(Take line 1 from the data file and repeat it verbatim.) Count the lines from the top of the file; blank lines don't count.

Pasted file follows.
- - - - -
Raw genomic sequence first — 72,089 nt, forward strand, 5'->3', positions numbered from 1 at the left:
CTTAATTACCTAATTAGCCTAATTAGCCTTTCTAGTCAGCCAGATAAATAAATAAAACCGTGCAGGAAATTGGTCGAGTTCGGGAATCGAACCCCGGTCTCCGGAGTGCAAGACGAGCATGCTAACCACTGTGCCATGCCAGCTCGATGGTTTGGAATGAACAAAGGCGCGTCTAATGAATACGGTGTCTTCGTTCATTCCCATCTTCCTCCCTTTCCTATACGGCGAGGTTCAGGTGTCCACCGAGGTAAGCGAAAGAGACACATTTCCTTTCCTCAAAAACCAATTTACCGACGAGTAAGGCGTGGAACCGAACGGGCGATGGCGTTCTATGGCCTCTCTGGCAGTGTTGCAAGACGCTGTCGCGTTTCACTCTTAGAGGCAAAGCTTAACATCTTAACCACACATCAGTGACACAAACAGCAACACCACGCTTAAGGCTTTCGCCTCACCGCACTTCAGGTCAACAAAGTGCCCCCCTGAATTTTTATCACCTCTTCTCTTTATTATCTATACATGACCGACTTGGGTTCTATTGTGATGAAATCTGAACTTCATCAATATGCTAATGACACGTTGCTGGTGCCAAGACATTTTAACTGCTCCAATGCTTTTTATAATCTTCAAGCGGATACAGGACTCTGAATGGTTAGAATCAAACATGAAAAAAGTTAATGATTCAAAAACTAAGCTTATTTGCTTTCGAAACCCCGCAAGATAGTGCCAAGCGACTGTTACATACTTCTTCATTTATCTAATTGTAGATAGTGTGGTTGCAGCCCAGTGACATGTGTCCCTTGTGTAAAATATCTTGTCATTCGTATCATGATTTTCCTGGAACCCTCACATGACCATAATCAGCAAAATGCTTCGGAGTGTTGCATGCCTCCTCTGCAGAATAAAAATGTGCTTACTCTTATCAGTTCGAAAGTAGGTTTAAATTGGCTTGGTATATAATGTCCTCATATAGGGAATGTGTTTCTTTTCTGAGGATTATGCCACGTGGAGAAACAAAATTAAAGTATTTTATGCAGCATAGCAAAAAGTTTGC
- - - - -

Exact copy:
Raw genomic sequence first — 72,089 nt, forward strand, 5'->3', positions numbered from 1 at the left: